“Mamma mia!”, “Ma… Cosa fai?”, “Come stai?”, “Via!”, “Va Be”, “Aspetta!”, “Capito?“, “Vai!”, “Cosa facciamo?” and many other short phrases are now part of the things heard coming out of our children’s mouths on a regular basis here at home, at school and on the street. These are often combined with a hand gesture that is internationally recognized as Italian, the one that involves pressing all your fingertips against your thumb with your palm facing upward, and shaking the resulting pyramid of fingers up and down rapidly near your face, preferably while hunching your shoulders up, and craning your neck forward so that your chin sticks out. Yep, that’s the one. Another favorite gesture is done by spreading all your fingers wide on both hands, pressing the fingertips together, then shaking the hands quickly under your chin. This instantly adds a level of stupefaction to whatever you’re trying to convey. For example, when you add this hand movement to “What are you doing?” (Che cosa fai?) you could alter the meaning of the words to express “What are you doing, you moron?!” or more subtly “What are you doing? Are you nuts?!”, depending on your facial expression while saying it. Unlike Stefan and I, the kids haven’t seen these gestures in dozens of different movies and TV shows depicting Italians or Italian-Americans, so they don’t think of it as ridiculously stereotypical. This is simply how their grade school friends and teachers actually speak, with their hands moving about constantly.
Every day I see that they are taking in the language (gestures and all!) little by little, but that doesn’t stop me from being taken aback every time I walk into a room where one of them is communicating in this brand new language. Sometimes it’s Leeloo trying to explain something to her good friend, Emma, who is just learning English (“Vai!, Spiamo lei!” which means Go! Spy on her!), or it’s Leeloo singing to herself as she does her homework, either a pop tune from the radio (Quando una stella muore, fa male…; When a star dies, it hurts..) or a traditional song that she’s learned in school (Era una casa molto carina, senza soffito, senza cucina…; It was a cute little house, without a ceiling and without a kitchen…). In all cases, she has no idea that she’s switched to another language, she’s not trying, it just happens. Another time it might Zoel at an event, like one recently where he was wondering around with his sister, and struck up a conversation with a grandpa and grandma that were listening to the live music. By the time I made my way over there, they had been talking for 15-20 mins, so you can imagine my surprise, when I hear everybody speaking Italian. It’s not very sophisticated or fluid speech, but it’s definitely Italian! They’re asking him questions about the States and about their first few months here, and he’s answering, sometimes stopping to translate for Leeloo when she misses something. The Italian “nonni” are being very kind and patient as they listen and carry on the conversation for another 15-20 minutes!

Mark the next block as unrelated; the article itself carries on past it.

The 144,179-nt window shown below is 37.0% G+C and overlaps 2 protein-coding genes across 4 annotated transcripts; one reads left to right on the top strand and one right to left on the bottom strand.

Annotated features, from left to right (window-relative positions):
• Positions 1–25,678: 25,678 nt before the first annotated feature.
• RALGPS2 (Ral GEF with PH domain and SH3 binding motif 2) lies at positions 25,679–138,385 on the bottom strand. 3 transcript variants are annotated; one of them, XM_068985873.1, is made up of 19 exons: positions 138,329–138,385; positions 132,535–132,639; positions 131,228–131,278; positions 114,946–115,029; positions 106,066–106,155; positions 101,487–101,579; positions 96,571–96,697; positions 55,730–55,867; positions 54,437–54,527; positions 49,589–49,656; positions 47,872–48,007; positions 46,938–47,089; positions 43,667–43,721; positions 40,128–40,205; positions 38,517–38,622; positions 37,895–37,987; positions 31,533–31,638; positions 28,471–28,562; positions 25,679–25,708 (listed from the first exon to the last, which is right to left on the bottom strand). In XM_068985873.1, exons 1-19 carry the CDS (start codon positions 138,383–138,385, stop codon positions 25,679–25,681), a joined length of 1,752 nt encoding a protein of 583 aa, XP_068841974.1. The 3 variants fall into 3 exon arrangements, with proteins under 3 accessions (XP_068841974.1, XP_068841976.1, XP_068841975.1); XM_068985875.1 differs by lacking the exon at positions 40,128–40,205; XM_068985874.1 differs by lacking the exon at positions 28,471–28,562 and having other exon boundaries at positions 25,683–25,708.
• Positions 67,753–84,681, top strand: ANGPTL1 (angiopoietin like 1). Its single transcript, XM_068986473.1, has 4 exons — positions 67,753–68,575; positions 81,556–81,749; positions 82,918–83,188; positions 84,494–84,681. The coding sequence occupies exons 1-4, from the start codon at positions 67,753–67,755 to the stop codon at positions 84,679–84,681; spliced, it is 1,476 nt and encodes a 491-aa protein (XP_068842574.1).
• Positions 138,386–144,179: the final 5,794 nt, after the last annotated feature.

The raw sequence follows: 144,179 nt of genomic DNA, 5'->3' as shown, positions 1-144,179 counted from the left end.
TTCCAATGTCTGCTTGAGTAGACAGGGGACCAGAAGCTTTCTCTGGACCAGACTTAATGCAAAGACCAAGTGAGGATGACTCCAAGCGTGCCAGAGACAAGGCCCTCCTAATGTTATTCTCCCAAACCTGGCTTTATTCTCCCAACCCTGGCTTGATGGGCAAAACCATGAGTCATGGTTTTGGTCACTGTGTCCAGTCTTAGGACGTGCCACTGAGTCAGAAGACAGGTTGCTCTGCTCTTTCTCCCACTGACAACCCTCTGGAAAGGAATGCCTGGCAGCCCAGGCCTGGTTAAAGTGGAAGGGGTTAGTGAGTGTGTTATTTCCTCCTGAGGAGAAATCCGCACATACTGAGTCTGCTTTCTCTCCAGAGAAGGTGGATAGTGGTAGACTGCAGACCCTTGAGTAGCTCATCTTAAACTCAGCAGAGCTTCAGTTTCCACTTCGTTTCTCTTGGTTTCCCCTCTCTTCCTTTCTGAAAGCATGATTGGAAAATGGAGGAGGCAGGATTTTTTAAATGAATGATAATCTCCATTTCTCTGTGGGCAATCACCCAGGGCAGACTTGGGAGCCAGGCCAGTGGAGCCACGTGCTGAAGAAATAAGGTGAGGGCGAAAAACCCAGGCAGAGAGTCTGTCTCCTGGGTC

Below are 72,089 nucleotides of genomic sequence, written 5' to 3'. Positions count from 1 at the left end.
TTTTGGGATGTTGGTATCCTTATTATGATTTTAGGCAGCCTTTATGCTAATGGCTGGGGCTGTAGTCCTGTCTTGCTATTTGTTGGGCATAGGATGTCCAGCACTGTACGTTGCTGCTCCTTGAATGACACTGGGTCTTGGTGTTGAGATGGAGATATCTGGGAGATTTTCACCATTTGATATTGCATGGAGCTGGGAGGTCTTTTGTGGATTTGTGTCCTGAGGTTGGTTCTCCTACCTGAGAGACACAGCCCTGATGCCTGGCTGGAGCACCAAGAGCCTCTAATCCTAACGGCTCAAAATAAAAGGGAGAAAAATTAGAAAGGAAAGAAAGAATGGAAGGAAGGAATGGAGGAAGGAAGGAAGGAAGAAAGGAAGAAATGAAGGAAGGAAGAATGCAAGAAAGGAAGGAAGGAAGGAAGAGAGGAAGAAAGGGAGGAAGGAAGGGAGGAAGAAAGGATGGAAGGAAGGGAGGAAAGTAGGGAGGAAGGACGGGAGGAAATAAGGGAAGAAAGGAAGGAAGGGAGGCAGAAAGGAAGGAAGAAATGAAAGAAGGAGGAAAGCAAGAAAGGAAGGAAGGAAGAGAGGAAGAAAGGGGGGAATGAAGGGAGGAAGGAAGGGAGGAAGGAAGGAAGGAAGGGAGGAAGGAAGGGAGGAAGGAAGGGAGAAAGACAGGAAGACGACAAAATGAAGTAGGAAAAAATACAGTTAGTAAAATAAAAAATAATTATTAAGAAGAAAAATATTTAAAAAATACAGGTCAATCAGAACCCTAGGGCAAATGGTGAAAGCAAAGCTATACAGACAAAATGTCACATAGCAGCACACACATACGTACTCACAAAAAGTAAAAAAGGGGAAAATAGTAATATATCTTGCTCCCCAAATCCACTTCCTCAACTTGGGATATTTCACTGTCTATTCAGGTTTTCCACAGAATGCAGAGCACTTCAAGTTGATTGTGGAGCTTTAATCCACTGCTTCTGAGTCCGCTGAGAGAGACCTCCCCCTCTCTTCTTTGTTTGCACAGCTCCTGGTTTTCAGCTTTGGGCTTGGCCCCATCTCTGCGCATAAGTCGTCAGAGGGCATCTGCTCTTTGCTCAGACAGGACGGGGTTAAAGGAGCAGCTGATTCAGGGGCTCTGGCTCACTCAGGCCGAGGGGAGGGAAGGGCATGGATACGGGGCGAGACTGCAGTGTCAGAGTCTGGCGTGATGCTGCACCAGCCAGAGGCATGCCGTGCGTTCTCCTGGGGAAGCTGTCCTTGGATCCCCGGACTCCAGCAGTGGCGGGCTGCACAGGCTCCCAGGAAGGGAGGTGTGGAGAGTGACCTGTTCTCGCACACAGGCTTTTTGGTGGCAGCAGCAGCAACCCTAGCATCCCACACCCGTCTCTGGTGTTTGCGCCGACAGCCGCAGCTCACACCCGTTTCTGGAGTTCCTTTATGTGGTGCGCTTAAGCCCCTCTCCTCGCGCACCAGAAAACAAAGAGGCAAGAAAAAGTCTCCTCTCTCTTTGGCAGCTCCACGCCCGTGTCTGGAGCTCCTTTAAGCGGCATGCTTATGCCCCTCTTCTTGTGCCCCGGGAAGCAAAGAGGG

I hear them both coming in the door right now from school , and as Zoel bounds up the steps he’s teasing Leeloo saying “Tu sei una fetta di torta!” (You’re a piece of cake!) and Leeloo responds “Cosa?!!!” (What?!!! -I see the accompanying gesture in my head.) When they get up to our home office and see the subject of my post, they gleefully start telling me about all the parolacce (bad words) they’ve learned at school. The most printable one being un pezzo di cacca, charming in any language.
Perhaps the most interesting thing about this for us, the parents who have been trying to get them to speak Spanish and French since they were born with mixed results, is that it’s happening without any interference from us. They have Italian class four times a week, and that’s helping them to understand the grammar and pick up vocabulary. Then there’s the fact that the majority of the students in their school are Italian. We made a conscious decision to go with the least international school we found when we started planning this experiment a year ago, and I’m thrilled we did. It means that games on the playground, side conversations in line, chit chat in the cafeteria – the fun bits of school – all take place in Italian, and when language is a conduit to entertainment, it seems to be a pretty compelling reason to get in there and figure it out.
As they go off to play this afternoon, behind me I hear Leeloo asking Zoel, “Should we do dinner in Italian tonight?” I like it. Molto buona idea, ragazzi!
In the clip below, Leeloo shows how “Eh… Buona Notte!” not only means “Good Night”, but also, “Hey, Are you sleeping or something?”
Here, Zoel shows off the ubiquitous Italian gesture of stupefaction:
Leeloo demonstrates what her friend says when she doesn’t understand something at school: